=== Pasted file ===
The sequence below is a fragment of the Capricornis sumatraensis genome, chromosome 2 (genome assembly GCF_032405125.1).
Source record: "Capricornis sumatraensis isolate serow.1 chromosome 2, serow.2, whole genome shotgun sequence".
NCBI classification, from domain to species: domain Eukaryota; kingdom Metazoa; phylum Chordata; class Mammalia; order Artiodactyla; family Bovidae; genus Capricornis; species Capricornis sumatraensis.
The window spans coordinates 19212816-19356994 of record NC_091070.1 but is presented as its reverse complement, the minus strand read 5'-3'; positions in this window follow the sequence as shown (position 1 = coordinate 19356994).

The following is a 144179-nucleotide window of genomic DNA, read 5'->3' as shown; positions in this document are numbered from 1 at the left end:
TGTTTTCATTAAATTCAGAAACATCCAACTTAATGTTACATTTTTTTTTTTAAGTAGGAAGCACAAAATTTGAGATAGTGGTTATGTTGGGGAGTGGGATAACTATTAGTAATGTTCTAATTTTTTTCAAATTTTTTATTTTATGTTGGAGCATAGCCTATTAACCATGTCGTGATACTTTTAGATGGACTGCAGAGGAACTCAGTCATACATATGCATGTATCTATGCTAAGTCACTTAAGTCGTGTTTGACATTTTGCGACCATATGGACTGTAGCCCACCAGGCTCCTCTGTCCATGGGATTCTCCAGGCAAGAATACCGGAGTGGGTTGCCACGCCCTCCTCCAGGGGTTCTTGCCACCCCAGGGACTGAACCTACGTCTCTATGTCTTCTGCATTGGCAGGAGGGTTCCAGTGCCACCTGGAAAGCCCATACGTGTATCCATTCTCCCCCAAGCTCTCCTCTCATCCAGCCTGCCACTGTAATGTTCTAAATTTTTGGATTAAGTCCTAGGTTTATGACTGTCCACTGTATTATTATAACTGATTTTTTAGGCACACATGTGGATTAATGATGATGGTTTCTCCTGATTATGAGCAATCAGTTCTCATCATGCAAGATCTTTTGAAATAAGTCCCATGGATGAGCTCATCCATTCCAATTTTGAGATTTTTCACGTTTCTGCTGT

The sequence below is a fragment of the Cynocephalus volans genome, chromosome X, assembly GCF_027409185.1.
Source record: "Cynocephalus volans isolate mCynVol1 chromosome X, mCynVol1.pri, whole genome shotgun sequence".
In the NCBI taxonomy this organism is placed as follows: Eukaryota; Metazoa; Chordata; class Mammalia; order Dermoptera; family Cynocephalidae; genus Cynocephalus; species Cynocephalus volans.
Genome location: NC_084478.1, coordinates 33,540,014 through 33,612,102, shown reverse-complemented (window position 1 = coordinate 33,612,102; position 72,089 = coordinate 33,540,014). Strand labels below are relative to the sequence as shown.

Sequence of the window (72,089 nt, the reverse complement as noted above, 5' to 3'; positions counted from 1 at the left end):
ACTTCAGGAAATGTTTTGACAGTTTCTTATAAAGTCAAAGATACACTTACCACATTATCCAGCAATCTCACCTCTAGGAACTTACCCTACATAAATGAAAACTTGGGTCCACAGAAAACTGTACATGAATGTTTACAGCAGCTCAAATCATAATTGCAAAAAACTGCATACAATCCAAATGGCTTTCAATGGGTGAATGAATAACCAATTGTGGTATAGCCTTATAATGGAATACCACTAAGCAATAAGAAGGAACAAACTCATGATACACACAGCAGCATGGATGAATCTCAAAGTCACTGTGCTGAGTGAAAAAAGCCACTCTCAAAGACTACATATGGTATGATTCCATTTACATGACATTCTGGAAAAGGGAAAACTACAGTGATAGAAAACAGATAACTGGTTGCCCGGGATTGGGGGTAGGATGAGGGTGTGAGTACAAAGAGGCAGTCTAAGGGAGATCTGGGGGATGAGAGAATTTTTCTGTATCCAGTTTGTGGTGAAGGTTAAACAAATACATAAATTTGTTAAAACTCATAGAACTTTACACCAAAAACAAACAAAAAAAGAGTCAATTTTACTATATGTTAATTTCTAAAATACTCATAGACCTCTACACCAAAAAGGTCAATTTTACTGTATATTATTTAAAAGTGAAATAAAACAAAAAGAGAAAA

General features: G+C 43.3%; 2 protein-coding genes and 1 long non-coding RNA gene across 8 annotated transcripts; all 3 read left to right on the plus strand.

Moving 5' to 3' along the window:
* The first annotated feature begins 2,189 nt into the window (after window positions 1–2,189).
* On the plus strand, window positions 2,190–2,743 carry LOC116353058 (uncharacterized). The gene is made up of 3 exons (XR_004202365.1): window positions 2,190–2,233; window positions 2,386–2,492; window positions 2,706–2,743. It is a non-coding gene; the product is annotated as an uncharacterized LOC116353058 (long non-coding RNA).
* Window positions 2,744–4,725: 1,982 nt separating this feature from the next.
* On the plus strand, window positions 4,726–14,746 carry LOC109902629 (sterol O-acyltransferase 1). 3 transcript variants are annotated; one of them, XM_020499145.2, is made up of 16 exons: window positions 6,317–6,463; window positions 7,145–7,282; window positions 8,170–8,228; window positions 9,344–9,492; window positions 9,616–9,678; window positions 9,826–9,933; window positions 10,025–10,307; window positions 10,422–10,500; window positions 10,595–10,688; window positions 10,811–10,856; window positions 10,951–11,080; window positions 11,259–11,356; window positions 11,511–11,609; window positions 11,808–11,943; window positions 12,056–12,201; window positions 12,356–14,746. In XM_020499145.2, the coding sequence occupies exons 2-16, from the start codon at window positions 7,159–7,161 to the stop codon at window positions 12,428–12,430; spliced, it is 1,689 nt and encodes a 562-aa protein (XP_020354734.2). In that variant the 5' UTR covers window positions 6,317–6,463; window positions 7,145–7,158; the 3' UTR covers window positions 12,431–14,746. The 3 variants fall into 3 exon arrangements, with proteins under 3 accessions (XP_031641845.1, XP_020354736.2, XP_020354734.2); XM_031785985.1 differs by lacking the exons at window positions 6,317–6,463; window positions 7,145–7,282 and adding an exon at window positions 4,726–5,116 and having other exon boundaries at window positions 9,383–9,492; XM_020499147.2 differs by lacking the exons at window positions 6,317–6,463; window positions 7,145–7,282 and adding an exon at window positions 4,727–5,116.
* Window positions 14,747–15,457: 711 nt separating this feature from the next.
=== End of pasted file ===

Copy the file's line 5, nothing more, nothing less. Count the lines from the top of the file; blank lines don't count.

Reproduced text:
The following is a 144179-nucleotide window of genomic DNA, read 5'->3' as shown; positions in this document are numbered from 1 at the left end: